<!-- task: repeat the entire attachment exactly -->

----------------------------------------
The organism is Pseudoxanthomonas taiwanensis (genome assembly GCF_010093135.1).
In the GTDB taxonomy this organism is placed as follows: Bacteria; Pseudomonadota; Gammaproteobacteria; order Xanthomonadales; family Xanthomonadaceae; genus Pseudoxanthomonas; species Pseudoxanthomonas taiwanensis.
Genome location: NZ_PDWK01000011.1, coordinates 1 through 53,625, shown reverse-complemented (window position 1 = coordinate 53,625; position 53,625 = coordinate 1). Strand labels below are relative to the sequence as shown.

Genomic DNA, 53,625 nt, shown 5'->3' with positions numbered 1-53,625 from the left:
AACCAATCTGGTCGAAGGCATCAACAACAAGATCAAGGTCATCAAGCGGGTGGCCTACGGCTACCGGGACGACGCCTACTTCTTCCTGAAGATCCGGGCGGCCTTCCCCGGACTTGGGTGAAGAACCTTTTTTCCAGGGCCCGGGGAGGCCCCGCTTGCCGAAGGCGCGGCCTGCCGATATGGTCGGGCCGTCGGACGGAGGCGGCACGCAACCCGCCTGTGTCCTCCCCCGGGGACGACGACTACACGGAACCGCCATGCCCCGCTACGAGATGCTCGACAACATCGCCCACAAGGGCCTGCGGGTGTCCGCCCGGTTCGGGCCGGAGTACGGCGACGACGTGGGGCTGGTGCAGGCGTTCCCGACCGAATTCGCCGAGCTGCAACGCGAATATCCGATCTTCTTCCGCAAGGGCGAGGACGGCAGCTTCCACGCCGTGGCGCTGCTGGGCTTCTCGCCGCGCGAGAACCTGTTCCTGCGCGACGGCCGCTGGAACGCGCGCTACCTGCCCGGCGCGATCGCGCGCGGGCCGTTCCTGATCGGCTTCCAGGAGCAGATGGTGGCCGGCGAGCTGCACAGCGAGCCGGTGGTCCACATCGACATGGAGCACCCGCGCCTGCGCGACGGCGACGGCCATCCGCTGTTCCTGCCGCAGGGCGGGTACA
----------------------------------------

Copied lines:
The organism is Pseudoxanthomonas taiwanensis (genome assembly GCF_010093135.1).
In the GTDB taxonomy this organism is placed as follows: Bacteria; Pseudomonadota; Gammaproteobacteria; order Xanthomonadales; family Xanthomonadaceae; genus Pseudoxanthomonas; species Pseudoxanthomonas taiwanensis.
Genome location: NZ_PDWK01000011.1, coordinates 1 through 53,625, shown reverse-complemented (window position 1 = coordinate 53,625; position 53,625 = coordinate 1). Strand labels below are relative to the sequence as shown.

Genomic DNA, 53,625 nt, shown 5'->3' with positions numbered 1-53,625 from the left:
AACCAATCTGGTCGAAGGCATCAACAACAAGATCAAGGTCATCAAGCGGGTGGCCTACGGCTACCGGGACGACGCCTACTTCTTCCTGAAGATCCGGGCGGCCTTCCCCGGACTTGGGTGAAGAACCTTTTTTCCAGGGCCCGGGGAGGCCCCGCTTGCCGAAGGCGCGGCCTGCCGATATGGTCGGGCCGTCGGACGGAGGCGGCACGCAACCCGCCTGTGTCCTCCCCCGGGGACGACGACTACACGGAACCGCCATGCCCCGCTACGAGATGCTCGACAACATCGCCCACAAGGGCCTGCGGGTGTCCGCCCGGTTCGGGCCGGAGTACGGCGACGACGTGGGGCTGGTGCAGGCGTTCCCGACCGAATTCGCCGAGCTGCAACGCGAATATCCGATCTTCTTCCGCAAGGGCGAGGACGGCAGCTTCCACGCCGTGGCGCTGCTGGGCTTCTCGCCGCGCGAGAACCTGTTCCTGCGCGACGGCCGCTGGAACGCGCGCTACCTGCCCGGCGCGATCGCGCGCGGGCCGTTCCTGATCGGCTTCCAGGAGCAGATGGTGGCCGGCGAGCTGCACAGCGAGCCGGTGGTCCACATCGACATGGAGCACCCGCGCCTGCGCGACGGCGACGGCCATCCGCTGTTCCTGCCGCAGGGCGGGTACA